- Associated Press - Sunday, February 5, 2017

GRAND RAPIDS, Mich. (AP) - Dave DeBruyn, the longtime curator for the Roger B. Chaffee Planetarium, never met the Apollo astronaut for whom the planetarium is named.

Neither has Bob Steelman, who chairs a scholarship foundation created to honor the Wyoming native who was one of three astronauts killed 50 years ago in a Jan. 27 launch pad fire.

But The Grand Rapids Press (https://bit.ly/2kmVuLU ) reports that thousands of area students and adults know of Chaffee thanks to their efforts and others who have supported the museum and scholarship fund.

On Feb. 10 and Feb. 11, the museum and Grand Valley State University will sponsor “Roger That! A Celebration of Space Exploration in Honor of Roger B. Chaffee.” The two-day event is designed to introduce students to astronomy and space exploration.

For visitors to the planetarium at the Grand Rapids Public Museum’s Van Andel Museum Center, an introduction to Chaffee and his legacy is part of the orientation.



Using a video and artifacts donated by Chaffee’s parents and the National Aeronautics and Space Administration, the display introduces West Michigan kids to the man who studied hard and became one of the nation’s most elite pilots before tragedy struck.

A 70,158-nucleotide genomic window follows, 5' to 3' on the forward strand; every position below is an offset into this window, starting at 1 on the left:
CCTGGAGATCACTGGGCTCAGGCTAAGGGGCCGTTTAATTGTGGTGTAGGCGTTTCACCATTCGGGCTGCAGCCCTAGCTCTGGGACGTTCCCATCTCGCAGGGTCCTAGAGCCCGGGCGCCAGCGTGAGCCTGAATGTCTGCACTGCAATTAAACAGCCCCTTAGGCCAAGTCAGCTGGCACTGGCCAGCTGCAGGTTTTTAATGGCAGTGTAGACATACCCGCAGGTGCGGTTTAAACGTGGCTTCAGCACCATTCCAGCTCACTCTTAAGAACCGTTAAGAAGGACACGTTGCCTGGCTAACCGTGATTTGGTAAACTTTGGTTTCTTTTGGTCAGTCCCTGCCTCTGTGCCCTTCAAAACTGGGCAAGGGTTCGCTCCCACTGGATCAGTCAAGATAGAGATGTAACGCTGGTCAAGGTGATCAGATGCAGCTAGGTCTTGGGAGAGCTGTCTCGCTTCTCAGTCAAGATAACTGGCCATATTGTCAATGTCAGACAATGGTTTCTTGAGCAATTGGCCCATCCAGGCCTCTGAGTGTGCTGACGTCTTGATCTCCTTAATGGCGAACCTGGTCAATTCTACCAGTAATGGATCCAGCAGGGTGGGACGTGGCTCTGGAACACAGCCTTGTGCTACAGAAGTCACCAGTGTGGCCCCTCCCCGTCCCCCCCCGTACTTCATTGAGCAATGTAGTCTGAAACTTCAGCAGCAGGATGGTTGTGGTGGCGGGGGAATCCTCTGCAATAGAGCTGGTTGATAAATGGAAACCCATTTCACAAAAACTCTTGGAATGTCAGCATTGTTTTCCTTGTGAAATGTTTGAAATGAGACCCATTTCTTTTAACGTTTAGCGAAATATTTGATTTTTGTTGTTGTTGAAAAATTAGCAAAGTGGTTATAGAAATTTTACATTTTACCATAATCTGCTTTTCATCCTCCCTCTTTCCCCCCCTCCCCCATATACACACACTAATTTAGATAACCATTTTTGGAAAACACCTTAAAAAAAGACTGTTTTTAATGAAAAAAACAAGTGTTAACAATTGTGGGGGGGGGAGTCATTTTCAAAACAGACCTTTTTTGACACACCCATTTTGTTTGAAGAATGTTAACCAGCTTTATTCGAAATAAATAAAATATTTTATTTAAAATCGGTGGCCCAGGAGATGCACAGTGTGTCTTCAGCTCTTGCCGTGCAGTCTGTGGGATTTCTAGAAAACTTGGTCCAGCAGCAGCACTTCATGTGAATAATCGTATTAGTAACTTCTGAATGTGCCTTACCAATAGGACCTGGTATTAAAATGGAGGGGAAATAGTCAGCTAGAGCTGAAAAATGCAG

Chaffee’s legacy also continued through a scholarship fund that was created by his parents and community leaders. The $3,000 scholarship is awarded every spring to a Kent County senior headed for a career in math or science.

“The community felt the scholarship was important to honor new talent and also to honor a Grand Rapids hero,” said Steelman, whose daughter, Kelly, was a recipient 20 years ago. She’s now a professor at Michigan Technological University in Houghton.

“I think it’s very meaningful for the recipients, not only in that it provides some money to help their education, but I think it’s an inspiration, too,” said Steelman.

DeBruyn had been on the job for two years at the planetarium when the fire occurred. The following May, planetarium was renamed to honor Chaffee in a ceremony attended by Eugene Cernan, a fellow astronaut and Chaffee’s neighbor in Houston.

The association and name continued when the museum and planetarium moved across the river to the Van Andel Museum.

“From then on throughout the end of the Apollo era, whenever we had shows that dealt with space, we recalled his contribution,” says DeBruyn, who retired from the museum 13 years ago but retains an office at the museum and writes an astronomy column for The Grand Rapids Press.

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Information from: The Grand Rapids Press:MLive.com, https://www.mlive.com

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